Carpe Diem Special – Mandarin Duck by Buson – July 14

For today’s Carpe Diem Special a haiku by Yosa Buson:

mandarin duck –
rain falls silently
from an oak

© Yosa Buson (1716-1783)


Mallards on Lake Mattis – Champagne, Illinois

mallard ducks –
splashing water drops
in the grass

Gsk ’16

Narrowing The Focus – Haiku Writing Techniques – March 10, 2016

wet grass

wet grass

in the courtyard
under the persimmon tree
rain drops on grass

in Padua
the winter gardens glisten
icy rain drops

© G.s.k. ‘16


Carpe Diem #934 Onions

“a morning of snow
only the onions in the garden
blaze the trail

© Basho (Tr. Jane Reichhold

This Haiku Writing Technique is called Narrowing The Focus and  was often  used by Yosa Buson (1716-1784)) because, he as an artist, a painter, was a very visual person. Basho and earlier poets were completely comfortable in using this haiku writing technique.
The above poem starts basically with a wide-angle lens on the world in the 1st line, then switches to a normal lens for the 2nd line and zooms in for a close up in the end. The technique sounds simple, and when done well it’s very effective in bringing the reader’s attention down to one basic element or fact of the haiku.

Other examples by Basho:

old village
not a house without
a persimmon tree

© Basho (Tr. Jane Reichhold)

a grassy plain
the moon is a young sprout
from Pine Island seed

© Basho (Tr. Jane Reichhold)”

The Cold Moon – Waka – January 24, 2016


the cold moon
through the window panes
in crystal patterns

walking under the cold moon
slipping on ice

last persimmons
fall from the barren tree
under the cold moon

fond farewells
parting friends on Arco’s bridge
under the cold moon

© G.s.k. ‘16



Carpe Diem #902 Kangetsu (cold moon)

Today’s kigo is from the classical collection called  Saijiki, on the World Kigo Database, we are advised that kangetsu should not be mistakenly translated as “cold moonlight” which is something else but as “moon in the cold”, moon on a cold night.  Here are a few examples furnished by Chèvrefeuille for our inspiration:

kangetsu ya kaisandoo no ki no ma yori

this cold moon –
among the trees
of the founder’s hall

kangetsu ya kareki no naka no take sankan

this cold moon –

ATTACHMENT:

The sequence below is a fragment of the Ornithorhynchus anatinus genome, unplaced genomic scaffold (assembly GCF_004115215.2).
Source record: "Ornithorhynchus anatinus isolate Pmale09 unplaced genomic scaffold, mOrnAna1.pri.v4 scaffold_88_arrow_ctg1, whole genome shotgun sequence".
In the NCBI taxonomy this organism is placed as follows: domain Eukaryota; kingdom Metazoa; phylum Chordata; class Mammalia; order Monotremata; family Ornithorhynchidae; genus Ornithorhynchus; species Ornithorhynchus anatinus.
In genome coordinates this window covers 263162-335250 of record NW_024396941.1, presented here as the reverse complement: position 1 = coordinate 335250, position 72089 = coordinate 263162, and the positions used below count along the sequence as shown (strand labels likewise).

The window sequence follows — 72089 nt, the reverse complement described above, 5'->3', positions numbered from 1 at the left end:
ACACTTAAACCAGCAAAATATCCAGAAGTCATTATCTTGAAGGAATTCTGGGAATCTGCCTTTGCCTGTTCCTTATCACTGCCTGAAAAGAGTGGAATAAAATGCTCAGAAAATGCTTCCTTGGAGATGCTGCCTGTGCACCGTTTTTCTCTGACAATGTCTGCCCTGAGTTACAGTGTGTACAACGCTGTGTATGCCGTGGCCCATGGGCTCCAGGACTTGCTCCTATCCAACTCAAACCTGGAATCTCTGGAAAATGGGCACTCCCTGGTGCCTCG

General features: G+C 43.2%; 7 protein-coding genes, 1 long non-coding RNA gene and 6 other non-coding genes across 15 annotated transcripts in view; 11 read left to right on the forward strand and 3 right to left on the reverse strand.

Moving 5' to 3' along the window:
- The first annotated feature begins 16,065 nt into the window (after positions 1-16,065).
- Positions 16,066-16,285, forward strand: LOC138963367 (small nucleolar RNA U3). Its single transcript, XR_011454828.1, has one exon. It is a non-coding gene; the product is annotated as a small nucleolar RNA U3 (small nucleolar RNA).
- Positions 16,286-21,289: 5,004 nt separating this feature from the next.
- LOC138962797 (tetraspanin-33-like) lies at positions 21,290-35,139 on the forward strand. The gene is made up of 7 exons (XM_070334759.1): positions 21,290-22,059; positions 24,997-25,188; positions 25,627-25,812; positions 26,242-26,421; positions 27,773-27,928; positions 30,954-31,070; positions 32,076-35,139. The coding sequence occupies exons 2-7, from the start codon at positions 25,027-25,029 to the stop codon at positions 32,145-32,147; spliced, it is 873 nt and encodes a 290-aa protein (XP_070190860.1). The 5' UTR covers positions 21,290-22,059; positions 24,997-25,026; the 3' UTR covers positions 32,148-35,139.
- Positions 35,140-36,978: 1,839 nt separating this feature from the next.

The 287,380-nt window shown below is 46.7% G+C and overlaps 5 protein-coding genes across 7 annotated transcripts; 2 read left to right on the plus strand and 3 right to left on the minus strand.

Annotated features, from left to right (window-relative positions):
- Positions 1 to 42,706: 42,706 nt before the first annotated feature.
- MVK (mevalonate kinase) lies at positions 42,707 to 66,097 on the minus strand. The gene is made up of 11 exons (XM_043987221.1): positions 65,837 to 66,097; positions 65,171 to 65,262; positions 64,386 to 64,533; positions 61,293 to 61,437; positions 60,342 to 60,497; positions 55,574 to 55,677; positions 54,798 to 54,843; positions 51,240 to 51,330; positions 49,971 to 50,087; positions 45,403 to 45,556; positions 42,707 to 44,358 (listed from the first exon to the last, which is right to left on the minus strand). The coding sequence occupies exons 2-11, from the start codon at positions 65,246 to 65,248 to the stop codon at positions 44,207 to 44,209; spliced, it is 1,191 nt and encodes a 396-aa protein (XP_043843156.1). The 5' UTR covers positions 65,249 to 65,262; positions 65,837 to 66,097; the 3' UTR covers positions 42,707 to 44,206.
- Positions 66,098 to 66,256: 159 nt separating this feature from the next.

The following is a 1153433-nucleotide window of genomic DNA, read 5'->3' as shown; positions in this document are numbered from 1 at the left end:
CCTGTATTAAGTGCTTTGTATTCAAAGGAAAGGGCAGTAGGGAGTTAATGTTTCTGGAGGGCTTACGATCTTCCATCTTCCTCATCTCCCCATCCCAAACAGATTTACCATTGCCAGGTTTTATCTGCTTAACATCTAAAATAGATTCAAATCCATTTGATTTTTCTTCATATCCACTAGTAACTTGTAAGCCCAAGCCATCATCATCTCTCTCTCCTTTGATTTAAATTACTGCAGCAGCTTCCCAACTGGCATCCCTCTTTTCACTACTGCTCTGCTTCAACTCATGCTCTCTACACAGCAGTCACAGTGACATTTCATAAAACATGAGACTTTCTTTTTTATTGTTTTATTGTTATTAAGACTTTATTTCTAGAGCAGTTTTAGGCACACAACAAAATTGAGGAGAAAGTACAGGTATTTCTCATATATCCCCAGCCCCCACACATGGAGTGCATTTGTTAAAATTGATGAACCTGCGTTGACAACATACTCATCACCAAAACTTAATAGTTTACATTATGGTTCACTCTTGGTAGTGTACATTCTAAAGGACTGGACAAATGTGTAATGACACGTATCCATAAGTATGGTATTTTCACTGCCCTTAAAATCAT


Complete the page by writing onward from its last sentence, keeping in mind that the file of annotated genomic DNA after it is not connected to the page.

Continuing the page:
among the bare trees
three stalks of bamboo

kangetsu ya koishi no sawaru kutsu no soko

this cold moon –
the soles of my shoes
touch small pebbles

kangetsu ya matsu no ochiba no ishi o iru

this cold moon –
fallen needles of pines
shoot into stones

kangetsu ya mon o tatakeba kutsu no oto

this cold moon –
after knocking at the (temple) door
the sound of wooden clogs

kangetsu ya zoo ni yuki-au hashi no ue

this cold moon –
I meet a monk
on the bridge

© Yosa Buson

Here are Chèvrefeuille’s great contributions:

silent winter night
the full moon of January –

howling wolves

howling wolves
giving me the shivers –
praying for strength

 praying for strength
as I see the bright Wolf Moon –
silent winter night

© Chèvrefeuille

Snowdrop – Haiku Writing Techniques – December 30, 2015


in winter’s midst
standing on the empty pier
a snowdrop

long winter day
passes in a flash of light

© G.s.k. ‘15

This post is dedicated to my friend Elena of Elena ed Orlando

Carpe Diem Haiku Writing Techniques #25 The Technique of Narrowing Focus

ake yasuki yo wo iso ni yoru kurage kana

the short night ending–
close to the water’s edge
a jellyfish

© Yosa Buson

amenohiya madakini kurete nemuno hana

A rainy day
Quickly falls the night–
Silk-tree blossoms

© Yosa Buson

the whole sky
in a wide field of flowers
one tulip

© Jane Reichhold

in the moonlight
Wisteria flowers look fragile –
a gust of wind

© Chèvrefeuille

Knight in White Satin – Haiku – September 25, 2015


 winter dreams
embracing her satin knight
the snow falls

© G.s.k. ’15

linked to Carpe Diem My Favorite Haiku By … #4 Buson’s sleep with “daki kago”

daki kago ya hitoyo fushimi no sasame goto

sleep with “daki kago”!
as with a one-night harlot at Fushimi
exchanging lovers’ talks.

© Yosa Buson

sleeping alone
the spring breeze
comforts me

© Chèvrefeuille

What is a daki kago: Daki kago = is a body pillow woven from thin strips of bamboo. It was used to sleep away the heat of summer night in the Edo period (1603-1868).  We in the west have the bolster … not for keeping cool but as a sleeping aid for pregnant women or for people who have back problems – the French use them under their normal pillows – I suppose as a neck support (which I find very uncomfortable).